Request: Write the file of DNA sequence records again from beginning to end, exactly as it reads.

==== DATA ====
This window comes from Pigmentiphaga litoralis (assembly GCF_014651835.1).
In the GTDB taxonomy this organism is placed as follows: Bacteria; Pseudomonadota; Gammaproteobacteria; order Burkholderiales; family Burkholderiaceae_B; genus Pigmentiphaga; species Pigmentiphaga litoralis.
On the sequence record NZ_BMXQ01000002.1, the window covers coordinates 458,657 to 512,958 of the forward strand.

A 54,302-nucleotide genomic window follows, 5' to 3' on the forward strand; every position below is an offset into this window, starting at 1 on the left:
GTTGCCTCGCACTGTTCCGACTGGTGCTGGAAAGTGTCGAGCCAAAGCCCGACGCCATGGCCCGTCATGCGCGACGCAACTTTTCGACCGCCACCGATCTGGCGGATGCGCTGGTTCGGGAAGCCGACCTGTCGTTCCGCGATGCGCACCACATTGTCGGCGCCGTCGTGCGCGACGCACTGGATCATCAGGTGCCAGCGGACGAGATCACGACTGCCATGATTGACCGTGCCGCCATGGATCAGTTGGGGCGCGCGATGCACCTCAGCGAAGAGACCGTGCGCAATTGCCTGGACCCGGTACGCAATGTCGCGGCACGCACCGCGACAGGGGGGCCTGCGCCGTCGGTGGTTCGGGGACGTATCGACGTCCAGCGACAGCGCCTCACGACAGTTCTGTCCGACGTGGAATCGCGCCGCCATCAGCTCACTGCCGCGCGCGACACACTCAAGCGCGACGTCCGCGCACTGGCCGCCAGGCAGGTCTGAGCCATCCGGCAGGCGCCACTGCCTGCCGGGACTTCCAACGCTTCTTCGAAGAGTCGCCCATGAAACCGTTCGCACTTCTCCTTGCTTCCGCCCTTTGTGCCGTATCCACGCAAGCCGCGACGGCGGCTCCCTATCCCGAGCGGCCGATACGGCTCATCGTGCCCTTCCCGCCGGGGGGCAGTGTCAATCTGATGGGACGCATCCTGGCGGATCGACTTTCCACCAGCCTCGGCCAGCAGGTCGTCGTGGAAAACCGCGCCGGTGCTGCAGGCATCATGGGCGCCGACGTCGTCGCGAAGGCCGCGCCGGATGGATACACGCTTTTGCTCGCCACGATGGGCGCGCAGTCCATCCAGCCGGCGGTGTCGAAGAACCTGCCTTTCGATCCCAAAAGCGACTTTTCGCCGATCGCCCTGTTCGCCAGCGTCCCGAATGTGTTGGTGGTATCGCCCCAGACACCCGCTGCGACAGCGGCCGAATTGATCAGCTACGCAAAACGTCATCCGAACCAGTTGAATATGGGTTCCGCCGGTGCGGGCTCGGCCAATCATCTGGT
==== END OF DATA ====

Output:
This window comes from Pigmentiphaga litoralis (assembly GCF_014651835.1).
In the GTDB taxonomy this organism is placed as follows: Bacteria; Pseudomonadota; Gammaproteobacteria; order Burkholderiales; family Burkholderiaceae_B; genus Pigmentiphaga; species Pigmentiphaga litoralis.
On the sequence record NZ_BMXQ01000002.1, the window covers coordinates 458,657 to 512,958 of the forward strand.

A 54,302-nucleotide genomic window follows, 5' to 3' on the forward strand; every position below is an offset into this window, starting at 1 on the left:
GTTGCCTCGCACTGTTCCGACTGGTGCTGGAAAGTGTCGAGCCAAAGCCCGACGCCATGGCCCGTCATGCGCGACGCAACTTTTCGACCGCCACCGATCTGGCGGATGCGCTGGTTCGGGAAGCCGACCTGTCGTTCCGCGATGCGCACCACATTGTCGGCGCCGTCGTGCGCGACGCACTGGATCATCAGGTGCCAGCGGACGAGATCACGACTGCCATGATTGACCGTGCCGCCATGGATCAGTTGGGGCGCGCGATGCACCTCAGCGAAGAGACCGTGCGCAATTGCCTGGACCCGGTACGCAATGTCGCGGCACGCACCGCGACAGGGGGGCCTGCGCCGTCGGTGGTTCGGGGACGTATCGACGTCCAGCGACAGCGCCTCACGACAGTTCTGTCCGACGTGGAATCGCGCCGCCATCAGCTCACTGCCGCGCGCGACACACTCAAGCGCGACGTCCGCGCACTGGCCGCCAGGCAGGTCTGAGCCATCCGGCAGGCGCCACTGCCTGCCGGGACTTCCAACGCTTCTTCGAAGAGTCGCCCATGAAACCGTTCGCACTTCTCCTTGCTTCCGCCCTTTGTGCCGTATCCACGCAAGCCGCGACGGCGGCTCCCTATCCCGAGCGGCCGATACGGCTCATCGTGCCCTTCCCGCCGGGGGGCAGTGTCAATCTGATGGGACGCATCCTGGCGGATCGACTTTCCACCAGCCTCGGCCAGCAGGTCGTCGTGGAAAACCGCGCCGGTGCTGCAGGCATCATGGGCGCCGACGTCGTCGCGAAGGCCGCGCCGGATGGATACACGCTTTTGCTCGCCACGATGGGCGCGCAGTCCATCCAGCCGGCGGTGTCGAAGAACCTGCCTTTCGATCCCAAAAGCGACTTTTCGCCGATCGCCCTGTTCGCCAGCGTCCCGAATGTGTTGGTGGTATCGCCCCAGACACCCGCTGCGACAGCGGCCGAATTGATCAGCTACGCAAAACGTCATCCGAACCAGTTGAATATGGGTTCCGCCGGTGCGGGCTCGGCCAATCATCTGGT